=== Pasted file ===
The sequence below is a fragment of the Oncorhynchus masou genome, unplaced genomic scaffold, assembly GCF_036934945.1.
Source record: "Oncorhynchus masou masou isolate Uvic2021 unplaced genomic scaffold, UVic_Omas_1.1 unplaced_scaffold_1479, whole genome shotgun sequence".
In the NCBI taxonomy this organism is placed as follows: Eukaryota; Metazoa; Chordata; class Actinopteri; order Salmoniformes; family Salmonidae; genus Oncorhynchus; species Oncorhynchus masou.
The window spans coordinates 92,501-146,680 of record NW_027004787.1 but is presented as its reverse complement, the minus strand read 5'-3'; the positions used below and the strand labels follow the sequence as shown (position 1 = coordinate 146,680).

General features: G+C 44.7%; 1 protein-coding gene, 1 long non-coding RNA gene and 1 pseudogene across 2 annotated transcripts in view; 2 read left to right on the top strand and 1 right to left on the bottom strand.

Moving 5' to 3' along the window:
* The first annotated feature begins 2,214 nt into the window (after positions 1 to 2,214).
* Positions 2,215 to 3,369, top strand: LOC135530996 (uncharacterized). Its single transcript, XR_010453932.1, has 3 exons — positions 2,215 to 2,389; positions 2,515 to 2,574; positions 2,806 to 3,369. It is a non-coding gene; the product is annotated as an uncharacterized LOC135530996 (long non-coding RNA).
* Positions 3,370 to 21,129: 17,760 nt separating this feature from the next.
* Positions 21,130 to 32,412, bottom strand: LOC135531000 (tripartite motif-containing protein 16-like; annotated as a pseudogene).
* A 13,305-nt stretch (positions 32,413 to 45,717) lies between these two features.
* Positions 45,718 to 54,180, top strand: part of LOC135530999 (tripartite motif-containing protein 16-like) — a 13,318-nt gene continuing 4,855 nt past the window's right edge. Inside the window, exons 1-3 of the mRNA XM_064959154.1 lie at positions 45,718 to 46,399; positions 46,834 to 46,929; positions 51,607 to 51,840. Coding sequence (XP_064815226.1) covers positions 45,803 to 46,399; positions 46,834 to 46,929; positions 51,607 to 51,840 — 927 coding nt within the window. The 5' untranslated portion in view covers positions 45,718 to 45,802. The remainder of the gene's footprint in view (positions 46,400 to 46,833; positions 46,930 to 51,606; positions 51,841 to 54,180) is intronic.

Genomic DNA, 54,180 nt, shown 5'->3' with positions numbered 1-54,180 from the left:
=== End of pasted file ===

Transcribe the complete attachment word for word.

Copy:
The sequence below is a fragment of the Oncorhynchus masou genome, unplaced genomic scaffold, assembly GCF_036934945.1.
Source record: "Oncorhynchus masou masou isolate Uvic2021 unplaced genomic scaffold, UVic_Omas_1.1 unplaced_scaffold_1479, whole genome shotgun sequence".
In the NCBI taxonomy this organism is placed as follows: Eukaryota; Metazoa; Chordata; class Actinopteri; order Salmoniformes; family Salmonidae; genus Oncorhynchus; species Oncorhynchus masou.
The window spans coordinates 92,501-146,680 of record NW_027004787.1 but is presented as its reverse complement, the minus strand read 5'-3'; the positions used below and the strand labels follow the sequence as shown (position 1 = coordinate 146,680).

General features: G+C 44.7%; 1 protein-coding gene, 1 long non-coding RNA gene and 1 pseudogene across 2 annotated transcripts in view; 2 read left to right on the top strand and 1 right to left on the bottom strand.

Moving 5' to 3' along the window:
* The first annotated feature begins 2,214 nt into the window (after positions 1 to 2,214).
* Positions 2,215 to 3,369, top strand: LOC135530996 (uncharacterized). Its single transcript, XR_010453932.1, has 3 exons — positions 2,215 to 2,389; positions 2,515 to 2,574; positions 2,806 to 3,369. It is a non-coding gene; the product is annotated as an uncharacterized LOC135530996 (long non-coding RNA).
* Positions 3,370 to 21,129: 17,760 nt separating this feature from the next.
* Positions 21,130 to 32,412, bottom strand: LOC135531000 (tripartite motif-containing protein 16-like; annotated as a pseudogene).
* A 13,305-nt stretch (positions 32,413 to 45,717) lies between these two features.
* Positions 45,718 to 54,180, top strand: part of LOC135530999 (tripartite motif-containing protein 16-like) — a 13,318-nt gene continuing 4,855 nt past the window's right edge. Inside the window, exons 1-3 of the mRNA XM_064959154.1 lie at positions 45,718 to 46,399; positions 46,834 to 46,929; positions 51,607 to 51,840. Coding sequence (XP_064815226.1) covers positions 45,803 to 46,399; positions 46,834 to 46,929; positions 51,607 to 51,840 — 927 coding nt within the window. The 5' untranslated portion in view covers positions 45,718 to 45,802. The remainder of the gene's footprint in view (positions 46,400 to 46,833; positions 46,930 to 51,606; positions 51,841 to 54,180) is intronic.

Genomic DNA, 54,180 nt, shown 5'->3' with positions numbered 1-54,180 from the left: